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Maryland Officials Tout Nation’s ‘First’ Marijuana Social Equity Licensing Lottery For All Business Categories



Maryland officials have announced the winners of a first-of-its-kind marijuana licensing lottery for social equity applicants across all license categories, approving 174 growers, processors and dispensaries.

The Maryland Cannabis Administration (MCA) held the lottery last month. As the state approaches the one-year anniversary of the first adult-use marijuana sales, regulators took to social media on Tuesday to tout the fact that they’ve now completed “the first application round in the nation that is designated exclusively for social equity applicants across all license types and categories.”

“The social equity license lottery expands Maryland’s cannabis industry and provides social equity businesses with new economic opportunities in the State,” MCA Director Will Tilburg said. “I would like to thank the Moore-Miller Administration, the Maryland General Assembly and the Office of Social Equity for their continued support in this process.”

MCA Office of Social Equity Executive Director Audrey Johnson said the lottery results “affirm our commitment to fostering diversity and inclusion within the cannabis industry.”

“We are proud to see a significant representation of Black individuals, as well as women, among the selected applicants,” she said. “This milestone underscores our ongoing dedication to providing access for Marylanders who were most harmed by the war on drugs.”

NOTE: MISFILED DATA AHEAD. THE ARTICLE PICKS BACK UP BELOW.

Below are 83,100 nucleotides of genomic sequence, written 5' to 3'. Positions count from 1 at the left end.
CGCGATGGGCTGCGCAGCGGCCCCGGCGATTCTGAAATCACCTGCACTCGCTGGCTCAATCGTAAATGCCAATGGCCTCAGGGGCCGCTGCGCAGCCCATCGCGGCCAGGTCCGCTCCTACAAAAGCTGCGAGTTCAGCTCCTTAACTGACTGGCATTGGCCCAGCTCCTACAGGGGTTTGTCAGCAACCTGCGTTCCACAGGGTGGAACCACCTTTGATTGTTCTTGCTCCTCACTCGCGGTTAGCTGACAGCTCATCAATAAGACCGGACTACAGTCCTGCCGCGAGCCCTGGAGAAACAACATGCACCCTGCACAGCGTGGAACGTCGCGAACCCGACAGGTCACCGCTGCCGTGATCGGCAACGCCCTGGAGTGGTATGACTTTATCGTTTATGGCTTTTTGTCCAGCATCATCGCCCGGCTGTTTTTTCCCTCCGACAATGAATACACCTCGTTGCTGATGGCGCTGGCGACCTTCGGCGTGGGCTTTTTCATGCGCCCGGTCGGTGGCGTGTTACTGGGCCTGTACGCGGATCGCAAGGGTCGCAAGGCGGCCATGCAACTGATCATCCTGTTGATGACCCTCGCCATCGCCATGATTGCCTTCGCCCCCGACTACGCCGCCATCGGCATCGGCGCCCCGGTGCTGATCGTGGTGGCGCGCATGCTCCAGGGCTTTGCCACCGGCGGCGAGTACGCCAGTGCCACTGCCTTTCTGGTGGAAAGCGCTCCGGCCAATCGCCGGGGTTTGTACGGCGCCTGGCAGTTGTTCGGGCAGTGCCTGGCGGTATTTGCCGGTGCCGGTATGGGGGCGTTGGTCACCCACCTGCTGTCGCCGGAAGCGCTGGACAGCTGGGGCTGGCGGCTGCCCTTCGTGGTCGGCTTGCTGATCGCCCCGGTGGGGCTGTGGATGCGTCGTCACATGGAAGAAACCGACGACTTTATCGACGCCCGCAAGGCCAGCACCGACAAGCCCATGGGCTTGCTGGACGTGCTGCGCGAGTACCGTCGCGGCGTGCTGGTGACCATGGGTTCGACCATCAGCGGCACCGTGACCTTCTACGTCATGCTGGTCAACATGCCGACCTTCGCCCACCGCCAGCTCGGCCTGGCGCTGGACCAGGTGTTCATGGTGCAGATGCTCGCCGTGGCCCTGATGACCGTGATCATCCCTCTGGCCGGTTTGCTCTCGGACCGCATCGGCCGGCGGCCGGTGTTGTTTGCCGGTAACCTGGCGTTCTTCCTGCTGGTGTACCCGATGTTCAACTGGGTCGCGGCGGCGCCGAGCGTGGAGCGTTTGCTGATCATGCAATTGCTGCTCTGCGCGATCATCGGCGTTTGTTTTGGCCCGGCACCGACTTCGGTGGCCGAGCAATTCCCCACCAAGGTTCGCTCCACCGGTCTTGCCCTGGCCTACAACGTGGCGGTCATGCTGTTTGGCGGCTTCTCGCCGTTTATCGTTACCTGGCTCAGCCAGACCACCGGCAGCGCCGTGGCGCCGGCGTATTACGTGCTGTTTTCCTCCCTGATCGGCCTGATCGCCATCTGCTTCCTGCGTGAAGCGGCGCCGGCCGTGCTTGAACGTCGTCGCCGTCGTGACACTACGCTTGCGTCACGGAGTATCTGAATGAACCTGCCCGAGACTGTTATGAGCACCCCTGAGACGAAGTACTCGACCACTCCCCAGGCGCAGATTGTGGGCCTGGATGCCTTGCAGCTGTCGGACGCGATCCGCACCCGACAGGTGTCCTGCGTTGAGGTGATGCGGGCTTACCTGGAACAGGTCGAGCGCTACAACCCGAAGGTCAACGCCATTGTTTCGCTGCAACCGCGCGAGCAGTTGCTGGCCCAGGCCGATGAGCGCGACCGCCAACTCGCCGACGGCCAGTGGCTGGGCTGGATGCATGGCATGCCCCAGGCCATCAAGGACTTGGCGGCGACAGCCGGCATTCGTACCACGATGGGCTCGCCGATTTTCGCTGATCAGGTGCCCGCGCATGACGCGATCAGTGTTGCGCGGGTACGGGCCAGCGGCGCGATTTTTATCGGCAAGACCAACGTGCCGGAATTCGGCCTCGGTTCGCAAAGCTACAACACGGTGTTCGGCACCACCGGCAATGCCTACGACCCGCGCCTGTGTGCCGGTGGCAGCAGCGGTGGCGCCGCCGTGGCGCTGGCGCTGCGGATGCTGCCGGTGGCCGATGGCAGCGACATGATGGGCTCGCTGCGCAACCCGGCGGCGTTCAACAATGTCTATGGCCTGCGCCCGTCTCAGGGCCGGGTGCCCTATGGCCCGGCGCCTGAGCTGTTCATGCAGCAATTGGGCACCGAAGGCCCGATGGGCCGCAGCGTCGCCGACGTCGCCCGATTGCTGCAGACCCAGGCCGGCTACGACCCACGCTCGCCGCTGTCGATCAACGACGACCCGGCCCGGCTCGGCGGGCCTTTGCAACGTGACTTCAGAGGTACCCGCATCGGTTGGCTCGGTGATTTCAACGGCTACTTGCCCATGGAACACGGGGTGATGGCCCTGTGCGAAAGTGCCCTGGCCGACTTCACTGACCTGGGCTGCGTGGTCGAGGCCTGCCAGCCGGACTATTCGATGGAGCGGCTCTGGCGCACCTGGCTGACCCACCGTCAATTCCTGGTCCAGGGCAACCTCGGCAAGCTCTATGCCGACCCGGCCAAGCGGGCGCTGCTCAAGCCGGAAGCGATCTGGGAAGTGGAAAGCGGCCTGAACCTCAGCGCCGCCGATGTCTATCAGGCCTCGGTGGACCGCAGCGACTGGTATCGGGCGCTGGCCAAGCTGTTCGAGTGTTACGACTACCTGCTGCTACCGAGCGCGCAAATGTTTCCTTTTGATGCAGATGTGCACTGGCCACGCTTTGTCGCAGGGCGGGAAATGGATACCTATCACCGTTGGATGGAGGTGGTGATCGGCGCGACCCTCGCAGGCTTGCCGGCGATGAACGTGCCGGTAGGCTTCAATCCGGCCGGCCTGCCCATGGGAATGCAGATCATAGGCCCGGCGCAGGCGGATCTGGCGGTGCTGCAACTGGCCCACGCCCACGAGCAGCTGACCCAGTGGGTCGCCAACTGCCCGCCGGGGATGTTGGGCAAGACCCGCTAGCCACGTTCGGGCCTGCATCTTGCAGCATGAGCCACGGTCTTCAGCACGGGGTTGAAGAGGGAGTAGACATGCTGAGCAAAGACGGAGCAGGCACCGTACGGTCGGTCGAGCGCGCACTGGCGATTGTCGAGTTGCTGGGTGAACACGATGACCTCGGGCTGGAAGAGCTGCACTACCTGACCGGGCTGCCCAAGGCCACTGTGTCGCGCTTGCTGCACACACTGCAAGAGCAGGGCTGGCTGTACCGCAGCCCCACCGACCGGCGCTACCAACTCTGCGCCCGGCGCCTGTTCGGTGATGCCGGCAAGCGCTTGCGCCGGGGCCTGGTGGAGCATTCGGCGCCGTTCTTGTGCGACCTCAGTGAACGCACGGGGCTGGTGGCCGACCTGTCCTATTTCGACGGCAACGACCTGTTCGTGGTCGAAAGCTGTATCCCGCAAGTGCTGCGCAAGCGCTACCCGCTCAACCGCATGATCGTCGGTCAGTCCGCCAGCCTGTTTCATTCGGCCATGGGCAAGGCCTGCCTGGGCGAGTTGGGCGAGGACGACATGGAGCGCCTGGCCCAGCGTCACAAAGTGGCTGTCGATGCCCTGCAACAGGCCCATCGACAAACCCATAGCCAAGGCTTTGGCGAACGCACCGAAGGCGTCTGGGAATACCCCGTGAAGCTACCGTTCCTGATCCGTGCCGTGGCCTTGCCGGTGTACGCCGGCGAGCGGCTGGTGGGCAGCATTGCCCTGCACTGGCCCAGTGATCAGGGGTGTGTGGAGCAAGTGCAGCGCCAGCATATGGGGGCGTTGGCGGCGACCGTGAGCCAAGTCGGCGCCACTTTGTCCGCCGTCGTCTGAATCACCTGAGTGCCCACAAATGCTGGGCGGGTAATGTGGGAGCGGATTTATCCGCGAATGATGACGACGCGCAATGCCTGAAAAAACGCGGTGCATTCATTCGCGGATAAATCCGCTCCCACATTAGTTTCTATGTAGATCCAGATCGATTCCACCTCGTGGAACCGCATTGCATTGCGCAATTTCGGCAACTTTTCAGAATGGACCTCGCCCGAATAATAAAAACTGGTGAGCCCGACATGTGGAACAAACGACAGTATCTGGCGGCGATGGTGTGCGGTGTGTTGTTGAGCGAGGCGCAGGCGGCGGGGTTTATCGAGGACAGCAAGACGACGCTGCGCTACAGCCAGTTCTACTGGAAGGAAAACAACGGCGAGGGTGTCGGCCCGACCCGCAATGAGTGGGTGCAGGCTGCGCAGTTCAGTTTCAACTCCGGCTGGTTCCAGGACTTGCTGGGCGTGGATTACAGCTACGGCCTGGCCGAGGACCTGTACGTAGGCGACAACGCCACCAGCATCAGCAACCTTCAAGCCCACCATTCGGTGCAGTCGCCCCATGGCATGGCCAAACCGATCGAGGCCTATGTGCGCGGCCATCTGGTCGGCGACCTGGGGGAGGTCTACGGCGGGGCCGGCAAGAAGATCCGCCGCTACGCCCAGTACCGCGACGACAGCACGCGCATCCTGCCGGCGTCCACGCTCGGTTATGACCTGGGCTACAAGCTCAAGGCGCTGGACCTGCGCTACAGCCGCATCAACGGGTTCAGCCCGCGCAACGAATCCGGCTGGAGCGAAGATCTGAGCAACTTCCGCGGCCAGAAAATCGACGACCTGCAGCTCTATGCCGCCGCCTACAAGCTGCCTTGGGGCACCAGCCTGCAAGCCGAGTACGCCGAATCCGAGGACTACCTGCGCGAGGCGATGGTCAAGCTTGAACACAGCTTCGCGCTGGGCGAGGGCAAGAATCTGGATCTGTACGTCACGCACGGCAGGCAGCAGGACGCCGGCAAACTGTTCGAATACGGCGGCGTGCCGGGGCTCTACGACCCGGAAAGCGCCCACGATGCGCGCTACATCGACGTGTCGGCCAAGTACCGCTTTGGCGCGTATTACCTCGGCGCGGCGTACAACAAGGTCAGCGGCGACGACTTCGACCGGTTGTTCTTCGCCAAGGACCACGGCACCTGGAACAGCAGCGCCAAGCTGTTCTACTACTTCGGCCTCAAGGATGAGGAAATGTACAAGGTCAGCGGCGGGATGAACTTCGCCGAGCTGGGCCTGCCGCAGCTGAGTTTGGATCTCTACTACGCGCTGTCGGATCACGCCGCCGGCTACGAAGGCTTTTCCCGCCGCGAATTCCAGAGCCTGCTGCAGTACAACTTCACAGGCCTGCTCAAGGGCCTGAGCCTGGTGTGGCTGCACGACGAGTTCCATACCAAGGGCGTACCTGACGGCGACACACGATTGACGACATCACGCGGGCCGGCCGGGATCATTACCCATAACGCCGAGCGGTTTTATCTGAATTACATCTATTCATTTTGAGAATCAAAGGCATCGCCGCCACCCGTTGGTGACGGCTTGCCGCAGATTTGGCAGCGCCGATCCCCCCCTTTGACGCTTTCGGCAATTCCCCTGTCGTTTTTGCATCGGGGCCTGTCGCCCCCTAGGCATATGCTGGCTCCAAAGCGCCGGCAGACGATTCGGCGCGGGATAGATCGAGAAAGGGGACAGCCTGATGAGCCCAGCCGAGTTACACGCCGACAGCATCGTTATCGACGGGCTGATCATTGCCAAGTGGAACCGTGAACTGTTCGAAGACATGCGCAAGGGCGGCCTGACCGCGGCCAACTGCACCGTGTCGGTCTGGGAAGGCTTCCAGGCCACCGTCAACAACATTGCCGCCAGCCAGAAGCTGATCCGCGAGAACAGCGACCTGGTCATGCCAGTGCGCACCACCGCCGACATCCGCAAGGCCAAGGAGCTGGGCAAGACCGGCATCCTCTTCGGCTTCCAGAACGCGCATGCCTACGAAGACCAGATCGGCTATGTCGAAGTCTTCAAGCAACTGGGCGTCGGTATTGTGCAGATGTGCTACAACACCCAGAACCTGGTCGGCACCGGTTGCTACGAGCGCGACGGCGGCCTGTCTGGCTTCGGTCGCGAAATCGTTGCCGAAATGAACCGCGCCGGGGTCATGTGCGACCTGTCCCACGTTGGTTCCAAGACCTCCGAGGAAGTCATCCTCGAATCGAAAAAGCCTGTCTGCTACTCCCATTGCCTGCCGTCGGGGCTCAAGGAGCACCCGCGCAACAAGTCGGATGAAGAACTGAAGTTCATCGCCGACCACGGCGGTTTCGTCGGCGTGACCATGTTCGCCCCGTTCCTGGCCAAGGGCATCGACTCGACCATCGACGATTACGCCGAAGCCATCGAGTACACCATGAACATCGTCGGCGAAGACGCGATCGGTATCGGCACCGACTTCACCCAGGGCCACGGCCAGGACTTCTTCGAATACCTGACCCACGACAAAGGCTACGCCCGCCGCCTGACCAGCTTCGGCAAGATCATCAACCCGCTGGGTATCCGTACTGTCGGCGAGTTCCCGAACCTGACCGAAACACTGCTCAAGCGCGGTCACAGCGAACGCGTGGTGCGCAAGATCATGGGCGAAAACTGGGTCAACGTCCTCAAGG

Maryland regulators have consistently promoted the state’s equity-centered approach to implementing legalization, which included exclusively opening up initial licensing applications to businesses owned by people who’ve lived in a designated “disproportionately impacted area” for at least five years.

Prior to the application round, MCA launched an online portal that allowed people to check their eligibility for a social equity marijuana business license before regulators started approving them.

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Meanwhile, a Maryland House of Delegates committee considered a Republican-led bill in February that would reinstate the ability of law enforcement to stop and search vehicles over the smell of marijuana. Democrats pushed back strongly against the proposal, however, noting the state’s history of police disproportionately stopping people of color.

Also that month, committees in both Maryland’s Senate and House heard testimony on legislation that would protect workers from being penalized for off-duty marijuana use. Under the measures, employers would instead have to demonstrate that an individual was impaired while on the clock in order to fire them or take other adverse action.

The Senate additionally passed a bill in February that’s meant to protect gun rights for medical marijuana patients under state law.

Maryland’s marijuana market has proved popular, with the state seeing month-over-month record-breaking sales throughout 2023. Overall sales of cannabis in Maryland reached $96.5 million in December alone.

Meanwhile, lawmakers sent Gov. Wes Moore (D) legislation this week to establish a psychedelics task force to study legal access to substances like psilocybin and DMT.

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Photo courtesy of Philip Steffan.

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